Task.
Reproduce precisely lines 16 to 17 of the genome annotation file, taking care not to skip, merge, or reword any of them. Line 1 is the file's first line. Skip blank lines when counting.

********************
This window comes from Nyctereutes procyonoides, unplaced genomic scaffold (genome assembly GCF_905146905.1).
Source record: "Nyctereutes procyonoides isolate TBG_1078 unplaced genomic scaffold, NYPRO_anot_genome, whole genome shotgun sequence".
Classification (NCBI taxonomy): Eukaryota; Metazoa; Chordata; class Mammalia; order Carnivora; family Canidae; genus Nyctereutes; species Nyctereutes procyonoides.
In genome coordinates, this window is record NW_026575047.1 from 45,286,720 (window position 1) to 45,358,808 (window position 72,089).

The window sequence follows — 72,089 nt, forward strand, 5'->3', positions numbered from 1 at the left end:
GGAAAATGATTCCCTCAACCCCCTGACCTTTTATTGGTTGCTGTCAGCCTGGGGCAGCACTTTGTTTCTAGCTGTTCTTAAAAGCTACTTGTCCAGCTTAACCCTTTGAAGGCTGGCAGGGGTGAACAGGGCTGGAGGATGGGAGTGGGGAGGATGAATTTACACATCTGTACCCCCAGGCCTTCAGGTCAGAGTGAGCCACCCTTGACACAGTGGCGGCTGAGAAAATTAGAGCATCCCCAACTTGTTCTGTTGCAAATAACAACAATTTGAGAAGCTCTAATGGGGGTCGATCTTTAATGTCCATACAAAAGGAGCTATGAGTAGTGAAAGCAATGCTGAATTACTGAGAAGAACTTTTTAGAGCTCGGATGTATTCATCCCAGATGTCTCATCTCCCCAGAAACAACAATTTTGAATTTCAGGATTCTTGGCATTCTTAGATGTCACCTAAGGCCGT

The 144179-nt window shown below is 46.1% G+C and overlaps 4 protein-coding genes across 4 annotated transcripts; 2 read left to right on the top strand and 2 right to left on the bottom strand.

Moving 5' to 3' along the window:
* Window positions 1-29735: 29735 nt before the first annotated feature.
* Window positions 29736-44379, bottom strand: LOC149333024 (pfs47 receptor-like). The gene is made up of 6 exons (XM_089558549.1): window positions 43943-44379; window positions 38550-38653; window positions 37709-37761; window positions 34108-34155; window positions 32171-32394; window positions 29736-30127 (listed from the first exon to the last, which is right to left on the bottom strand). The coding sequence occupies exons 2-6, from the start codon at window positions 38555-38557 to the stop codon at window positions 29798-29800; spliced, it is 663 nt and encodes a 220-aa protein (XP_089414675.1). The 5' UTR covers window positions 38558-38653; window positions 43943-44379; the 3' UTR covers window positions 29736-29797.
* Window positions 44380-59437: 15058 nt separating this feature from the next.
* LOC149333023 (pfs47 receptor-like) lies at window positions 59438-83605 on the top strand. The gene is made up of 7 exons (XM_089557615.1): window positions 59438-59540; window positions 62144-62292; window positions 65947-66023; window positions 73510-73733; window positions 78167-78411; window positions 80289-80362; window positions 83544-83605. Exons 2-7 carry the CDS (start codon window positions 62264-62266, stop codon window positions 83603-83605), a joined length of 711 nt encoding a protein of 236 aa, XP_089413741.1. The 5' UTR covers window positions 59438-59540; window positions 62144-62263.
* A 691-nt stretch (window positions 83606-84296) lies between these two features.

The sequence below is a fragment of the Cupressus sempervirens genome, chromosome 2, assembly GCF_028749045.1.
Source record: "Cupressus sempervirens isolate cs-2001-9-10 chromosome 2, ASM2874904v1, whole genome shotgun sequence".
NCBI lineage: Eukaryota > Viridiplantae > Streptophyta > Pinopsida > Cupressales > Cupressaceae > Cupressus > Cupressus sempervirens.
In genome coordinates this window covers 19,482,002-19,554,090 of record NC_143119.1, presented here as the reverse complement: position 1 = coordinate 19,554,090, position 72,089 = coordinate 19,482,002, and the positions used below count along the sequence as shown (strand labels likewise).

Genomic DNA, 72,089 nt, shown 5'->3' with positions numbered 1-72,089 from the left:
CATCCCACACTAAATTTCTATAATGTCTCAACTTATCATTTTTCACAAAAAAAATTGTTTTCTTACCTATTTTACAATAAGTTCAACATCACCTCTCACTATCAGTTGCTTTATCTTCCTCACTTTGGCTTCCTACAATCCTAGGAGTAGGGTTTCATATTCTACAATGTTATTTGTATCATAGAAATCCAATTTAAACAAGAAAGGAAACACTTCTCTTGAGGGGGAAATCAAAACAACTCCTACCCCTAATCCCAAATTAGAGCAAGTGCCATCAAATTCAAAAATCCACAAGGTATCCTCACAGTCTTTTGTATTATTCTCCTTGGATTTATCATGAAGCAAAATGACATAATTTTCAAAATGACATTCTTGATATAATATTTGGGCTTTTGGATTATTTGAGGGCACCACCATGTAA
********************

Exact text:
NCBI lineage: Eukaryota > Viridiplantae > Streptophyta > Pinopsida > Cupressales > Cupressaceae > Cupressus > Cupressus sempervirens.
In genome coordinates this window covers 19,482,002-19,554,090 of record NC_143119.1, presented here as the reverse complement: position 1 = coordinate 19,554,090, position 72,089 = coordinate 19,482,002, and the positions used below count along the sequence as shown (strand labels likewise).